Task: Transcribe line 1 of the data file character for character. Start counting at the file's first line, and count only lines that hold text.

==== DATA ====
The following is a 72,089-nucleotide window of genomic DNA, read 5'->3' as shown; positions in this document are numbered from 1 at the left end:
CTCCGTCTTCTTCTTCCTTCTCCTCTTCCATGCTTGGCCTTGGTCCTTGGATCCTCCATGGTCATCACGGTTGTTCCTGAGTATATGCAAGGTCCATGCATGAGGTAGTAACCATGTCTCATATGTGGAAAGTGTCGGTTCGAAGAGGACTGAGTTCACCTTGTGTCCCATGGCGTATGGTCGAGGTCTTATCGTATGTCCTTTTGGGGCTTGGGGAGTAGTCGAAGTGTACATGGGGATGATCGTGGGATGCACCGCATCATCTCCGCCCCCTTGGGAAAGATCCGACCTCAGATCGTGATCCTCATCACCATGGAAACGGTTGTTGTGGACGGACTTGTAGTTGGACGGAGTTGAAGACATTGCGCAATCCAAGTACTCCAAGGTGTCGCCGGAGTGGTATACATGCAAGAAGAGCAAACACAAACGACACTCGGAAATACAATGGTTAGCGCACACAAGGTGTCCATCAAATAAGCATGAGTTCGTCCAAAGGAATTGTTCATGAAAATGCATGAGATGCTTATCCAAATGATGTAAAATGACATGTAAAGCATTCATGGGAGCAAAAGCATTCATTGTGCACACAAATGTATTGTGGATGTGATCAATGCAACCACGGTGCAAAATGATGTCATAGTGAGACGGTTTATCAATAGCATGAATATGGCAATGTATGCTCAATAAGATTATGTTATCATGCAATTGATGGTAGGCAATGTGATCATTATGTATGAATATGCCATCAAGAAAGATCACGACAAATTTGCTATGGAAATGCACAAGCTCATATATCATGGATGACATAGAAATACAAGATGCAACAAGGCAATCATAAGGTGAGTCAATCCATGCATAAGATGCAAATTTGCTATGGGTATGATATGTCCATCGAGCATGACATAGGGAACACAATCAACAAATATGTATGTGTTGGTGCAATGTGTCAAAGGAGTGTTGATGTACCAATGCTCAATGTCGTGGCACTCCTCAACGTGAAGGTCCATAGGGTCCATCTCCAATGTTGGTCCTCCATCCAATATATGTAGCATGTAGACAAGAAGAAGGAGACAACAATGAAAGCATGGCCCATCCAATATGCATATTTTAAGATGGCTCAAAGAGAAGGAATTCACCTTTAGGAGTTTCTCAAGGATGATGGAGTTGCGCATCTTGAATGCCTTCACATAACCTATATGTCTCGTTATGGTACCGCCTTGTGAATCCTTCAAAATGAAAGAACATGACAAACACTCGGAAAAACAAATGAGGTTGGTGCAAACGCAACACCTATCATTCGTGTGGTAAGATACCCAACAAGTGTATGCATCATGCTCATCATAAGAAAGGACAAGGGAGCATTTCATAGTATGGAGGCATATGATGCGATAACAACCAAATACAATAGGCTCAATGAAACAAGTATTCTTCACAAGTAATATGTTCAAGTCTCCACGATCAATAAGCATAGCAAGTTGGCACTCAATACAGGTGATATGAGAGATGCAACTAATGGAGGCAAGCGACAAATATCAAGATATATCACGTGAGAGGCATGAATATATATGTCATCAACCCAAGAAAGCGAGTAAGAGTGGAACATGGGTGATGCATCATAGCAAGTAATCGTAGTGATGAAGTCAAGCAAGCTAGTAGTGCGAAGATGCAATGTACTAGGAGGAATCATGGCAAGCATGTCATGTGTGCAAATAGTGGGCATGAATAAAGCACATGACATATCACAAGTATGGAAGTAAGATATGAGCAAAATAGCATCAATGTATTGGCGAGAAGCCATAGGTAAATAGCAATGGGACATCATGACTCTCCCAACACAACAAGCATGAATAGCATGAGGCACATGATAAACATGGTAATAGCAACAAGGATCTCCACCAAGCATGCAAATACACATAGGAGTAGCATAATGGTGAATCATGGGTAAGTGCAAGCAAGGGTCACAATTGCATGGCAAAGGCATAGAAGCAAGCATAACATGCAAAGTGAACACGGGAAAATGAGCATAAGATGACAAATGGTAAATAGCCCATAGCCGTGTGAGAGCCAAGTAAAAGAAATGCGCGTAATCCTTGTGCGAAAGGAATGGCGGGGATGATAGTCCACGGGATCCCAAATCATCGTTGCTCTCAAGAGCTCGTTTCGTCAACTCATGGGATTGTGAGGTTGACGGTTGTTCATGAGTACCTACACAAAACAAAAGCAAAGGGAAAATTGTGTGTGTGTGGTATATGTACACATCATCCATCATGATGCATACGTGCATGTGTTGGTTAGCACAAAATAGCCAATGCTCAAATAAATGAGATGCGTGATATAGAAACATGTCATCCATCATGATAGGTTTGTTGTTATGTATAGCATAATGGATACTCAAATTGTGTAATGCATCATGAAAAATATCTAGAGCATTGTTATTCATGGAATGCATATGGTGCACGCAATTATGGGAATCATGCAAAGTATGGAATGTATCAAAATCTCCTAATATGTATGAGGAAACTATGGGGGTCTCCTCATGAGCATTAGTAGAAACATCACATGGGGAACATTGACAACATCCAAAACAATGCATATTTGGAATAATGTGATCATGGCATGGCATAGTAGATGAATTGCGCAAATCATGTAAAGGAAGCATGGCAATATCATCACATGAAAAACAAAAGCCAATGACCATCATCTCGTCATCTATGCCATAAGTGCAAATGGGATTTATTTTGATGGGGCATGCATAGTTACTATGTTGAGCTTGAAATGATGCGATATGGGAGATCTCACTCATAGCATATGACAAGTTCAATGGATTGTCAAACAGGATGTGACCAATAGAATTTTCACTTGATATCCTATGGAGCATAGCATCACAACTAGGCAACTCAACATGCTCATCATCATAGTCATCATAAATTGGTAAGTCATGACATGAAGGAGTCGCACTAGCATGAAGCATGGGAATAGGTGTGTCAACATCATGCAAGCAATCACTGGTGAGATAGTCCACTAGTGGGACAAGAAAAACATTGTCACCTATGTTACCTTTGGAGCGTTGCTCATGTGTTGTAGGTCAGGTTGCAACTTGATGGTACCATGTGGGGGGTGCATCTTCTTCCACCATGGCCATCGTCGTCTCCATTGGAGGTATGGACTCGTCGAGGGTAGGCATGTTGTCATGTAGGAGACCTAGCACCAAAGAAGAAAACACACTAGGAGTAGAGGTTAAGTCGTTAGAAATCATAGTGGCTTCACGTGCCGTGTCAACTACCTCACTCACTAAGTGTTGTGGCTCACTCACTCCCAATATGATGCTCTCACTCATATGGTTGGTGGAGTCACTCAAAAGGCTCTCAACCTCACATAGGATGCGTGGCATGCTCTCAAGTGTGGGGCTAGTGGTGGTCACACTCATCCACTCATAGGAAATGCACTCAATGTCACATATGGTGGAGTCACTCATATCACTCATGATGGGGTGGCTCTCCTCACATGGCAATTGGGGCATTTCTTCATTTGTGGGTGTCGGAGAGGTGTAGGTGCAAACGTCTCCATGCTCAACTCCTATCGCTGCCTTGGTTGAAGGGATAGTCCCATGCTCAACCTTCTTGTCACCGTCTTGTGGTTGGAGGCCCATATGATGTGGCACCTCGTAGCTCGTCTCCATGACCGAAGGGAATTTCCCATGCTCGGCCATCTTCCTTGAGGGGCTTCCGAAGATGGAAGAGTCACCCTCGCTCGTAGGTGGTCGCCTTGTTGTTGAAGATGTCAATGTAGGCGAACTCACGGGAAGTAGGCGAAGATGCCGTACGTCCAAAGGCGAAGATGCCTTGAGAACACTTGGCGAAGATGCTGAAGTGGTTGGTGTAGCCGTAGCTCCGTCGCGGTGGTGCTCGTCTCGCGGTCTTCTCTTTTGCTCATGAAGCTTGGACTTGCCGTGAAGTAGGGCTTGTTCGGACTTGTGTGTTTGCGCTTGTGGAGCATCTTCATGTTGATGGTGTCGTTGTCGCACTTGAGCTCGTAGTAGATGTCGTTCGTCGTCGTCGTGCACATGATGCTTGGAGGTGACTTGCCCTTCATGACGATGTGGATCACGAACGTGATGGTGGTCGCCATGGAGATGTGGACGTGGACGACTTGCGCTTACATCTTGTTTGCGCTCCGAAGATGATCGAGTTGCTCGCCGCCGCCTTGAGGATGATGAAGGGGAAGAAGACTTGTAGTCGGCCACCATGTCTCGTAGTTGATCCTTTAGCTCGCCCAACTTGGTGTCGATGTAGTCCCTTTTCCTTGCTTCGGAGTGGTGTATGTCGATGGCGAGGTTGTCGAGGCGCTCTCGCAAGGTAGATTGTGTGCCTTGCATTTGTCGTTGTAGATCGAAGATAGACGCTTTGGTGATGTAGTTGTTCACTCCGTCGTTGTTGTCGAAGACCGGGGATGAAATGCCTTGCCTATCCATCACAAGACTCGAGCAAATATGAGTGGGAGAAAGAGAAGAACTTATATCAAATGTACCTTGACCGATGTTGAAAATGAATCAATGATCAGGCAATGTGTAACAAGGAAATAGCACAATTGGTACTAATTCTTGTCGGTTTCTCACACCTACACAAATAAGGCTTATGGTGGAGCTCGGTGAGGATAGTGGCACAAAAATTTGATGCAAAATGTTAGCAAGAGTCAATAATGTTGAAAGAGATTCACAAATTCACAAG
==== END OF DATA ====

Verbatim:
The following is a 72,089-nucleotide window of genomic DNA, read 5'->3' as shown; positions in this document are numbered from 1 at the left end: